I am Laeh Dean and I am a senior at the Independent School. I enjoy athletics such as volleyball, basketball, softball, and soccer. I also enjoy academic activities and having fun with my friends. I plan to attend Xavier University of Louisiana next fall and pursue a degree in biology on a pre-med track. Girl Talk has played a crucial role in my life since I was in the sixth grade and I attended it as a middle schooler. Girl talk meetings as a middle schooler were some of the earliest times I felt empowered and confident. Women empowerment is pivotal to me because I want girls across the world to look at all career options as possibilities.

How has your involvement within Girl Talk impacted you as a leader and influenced your leadership skills?

I was not born with leadership skills. In fact, as a child, I was shy and quiet and oftentimes overlooked. Attending Girl Talk as a middle schooler made me feel seen. This program has shown me that leadership is not only your ability to guide and instruct others but it is also the ability to make others feel seen. Girl Talk has also displayed the importance of leading by example. My school is quite small so I often see the younger girls on campus. It is so important to me that when they see me they see someone that they can look up to. In the past, when I attended Girl Talk as a middle schooler, the high schoolers provided an outstanding precedent for me and I felt that it was important to continue that legacy for future middle schoolers. Through Girl Talk, I learned that leadership is not a title or a position given to you, it is a quality of character.

What is your STEM background?

My background in STEM originated from when I was a little girl. I have always taken a serious interest in science. I asked for Barbie’s chemistry playset for my 11th birthday present and a microscope for my 14th birthday present. This was discouraged in more ways than one. My love for science was discouraged in more ways than one. I was often teased by my siblings and my classmates in a loving way for my interest in science. In high school, my love for learning and the edification of science only grew. My interest became focused on biology in my freshman year when I took the class. My teacher’s love for the subject only made me more invested in it. Soon I was joining biology club and environmental action club as a way to manifest my curiosity and interest in science. The quality of science that I most enjoy is that science is evergrowing. The information we know and continue to learn will never fit in a textbook and the more we learn about science the more that we realize that we know so little about it. This is something that inspires me greatly. Science is truly remarkable because it has so many different opportunities wrapped up in it. Its implementations into the world we know are so diverse and that is where my love for science stems from.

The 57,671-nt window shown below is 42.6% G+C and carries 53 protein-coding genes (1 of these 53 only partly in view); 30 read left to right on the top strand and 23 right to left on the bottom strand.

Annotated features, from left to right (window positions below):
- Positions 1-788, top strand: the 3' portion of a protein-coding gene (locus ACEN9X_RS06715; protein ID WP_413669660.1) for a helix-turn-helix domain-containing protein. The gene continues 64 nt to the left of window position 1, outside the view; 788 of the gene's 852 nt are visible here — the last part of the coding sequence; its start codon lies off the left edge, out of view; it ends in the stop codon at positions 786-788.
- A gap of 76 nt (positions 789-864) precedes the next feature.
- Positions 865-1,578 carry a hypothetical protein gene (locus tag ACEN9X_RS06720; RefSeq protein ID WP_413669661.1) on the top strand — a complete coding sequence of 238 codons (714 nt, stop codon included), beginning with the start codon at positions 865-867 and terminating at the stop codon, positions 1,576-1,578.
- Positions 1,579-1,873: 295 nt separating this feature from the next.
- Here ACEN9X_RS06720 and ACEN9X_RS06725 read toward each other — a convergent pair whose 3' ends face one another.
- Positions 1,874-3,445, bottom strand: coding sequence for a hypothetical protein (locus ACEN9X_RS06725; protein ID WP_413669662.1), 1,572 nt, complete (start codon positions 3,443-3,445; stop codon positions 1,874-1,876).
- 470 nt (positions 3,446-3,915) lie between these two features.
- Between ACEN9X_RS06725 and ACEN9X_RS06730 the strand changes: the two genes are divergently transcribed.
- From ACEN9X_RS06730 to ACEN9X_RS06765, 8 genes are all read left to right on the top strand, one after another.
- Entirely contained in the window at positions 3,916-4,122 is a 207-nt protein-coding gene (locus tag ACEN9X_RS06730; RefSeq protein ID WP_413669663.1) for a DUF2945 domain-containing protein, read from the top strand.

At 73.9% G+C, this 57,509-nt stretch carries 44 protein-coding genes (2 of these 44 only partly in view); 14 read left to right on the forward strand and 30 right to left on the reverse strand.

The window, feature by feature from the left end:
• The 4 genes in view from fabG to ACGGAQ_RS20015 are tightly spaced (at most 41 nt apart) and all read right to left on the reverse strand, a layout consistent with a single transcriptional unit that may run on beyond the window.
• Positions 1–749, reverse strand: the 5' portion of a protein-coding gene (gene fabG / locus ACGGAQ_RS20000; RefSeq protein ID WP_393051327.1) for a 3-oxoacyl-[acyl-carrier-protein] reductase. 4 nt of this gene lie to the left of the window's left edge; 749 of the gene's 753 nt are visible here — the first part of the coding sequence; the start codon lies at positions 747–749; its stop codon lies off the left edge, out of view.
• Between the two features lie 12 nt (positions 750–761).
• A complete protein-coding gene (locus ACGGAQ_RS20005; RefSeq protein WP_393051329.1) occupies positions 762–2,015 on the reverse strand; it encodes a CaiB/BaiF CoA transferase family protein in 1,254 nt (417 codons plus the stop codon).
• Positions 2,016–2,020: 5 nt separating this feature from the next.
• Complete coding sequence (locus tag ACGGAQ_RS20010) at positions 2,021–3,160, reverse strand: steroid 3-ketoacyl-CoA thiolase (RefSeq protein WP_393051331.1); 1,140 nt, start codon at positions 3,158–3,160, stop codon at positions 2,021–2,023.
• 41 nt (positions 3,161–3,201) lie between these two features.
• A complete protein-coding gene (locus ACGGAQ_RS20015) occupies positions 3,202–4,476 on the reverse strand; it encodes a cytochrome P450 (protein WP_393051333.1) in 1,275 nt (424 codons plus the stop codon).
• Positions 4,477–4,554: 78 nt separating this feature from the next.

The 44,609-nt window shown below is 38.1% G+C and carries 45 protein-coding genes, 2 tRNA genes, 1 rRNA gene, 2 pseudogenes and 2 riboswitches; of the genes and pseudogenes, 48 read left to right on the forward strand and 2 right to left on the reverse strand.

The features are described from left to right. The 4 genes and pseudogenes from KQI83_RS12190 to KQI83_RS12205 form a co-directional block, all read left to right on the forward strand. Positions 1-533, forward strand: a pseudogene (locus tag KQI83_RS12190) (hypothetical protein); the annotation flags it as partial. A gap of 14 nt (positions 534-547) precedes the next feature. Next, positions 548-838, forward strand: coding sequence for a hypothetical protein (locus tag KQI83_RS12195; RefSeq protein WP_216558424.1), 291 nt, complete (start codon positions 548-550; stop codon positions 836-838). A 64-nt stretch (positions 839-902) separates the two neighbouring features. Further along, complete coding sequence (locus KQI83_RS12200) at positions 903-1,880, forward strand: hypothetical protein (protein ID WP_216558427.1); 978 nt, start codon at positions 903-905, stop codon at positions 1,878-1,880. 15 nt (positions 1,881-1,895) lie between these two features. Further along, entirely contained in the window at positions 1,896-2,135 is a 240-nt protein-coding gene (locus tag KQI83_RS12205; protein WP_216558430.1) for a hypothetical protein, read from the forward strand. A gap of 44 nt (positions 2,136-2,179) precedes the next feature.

What appeals to you about becoming a woman in a STEM related field?

I am a black woman and I have faced discrimination in many forms. I went to a predominately white institution and was the only black girl in my grade until I was in high school. This posed a lot of challenges for me. Not only was I a girl who struggled with feeling inferior, but I also was black so I rarely saw people who looked like me at school. This was disheartening, to say the least, because I never felt as if I fit into the standard held by those around me. I felt as if I was abnormal for not enjoying things, such as science and school, that other people my age were enjoying. I also rarely saw people who looked like me pursuing careers that I was interested in. By pursuing a career in a STEM-related field I hope that I can show girls that look like me that it is more than ok to love science. I want girls to see me and for them to want to pursue the dreams that they feel are impossible. It also is crucial to implement more women in STEM-related careers. Women are often put down for their academic or career-related achievements. This is due to society’s natural inclination to put women below men, but women celebrating their achievements and pursuing these careers could advance to the next steps towards equality. By inspiring young girls to pursue these careers this would make equality in the workplace much more accessible.

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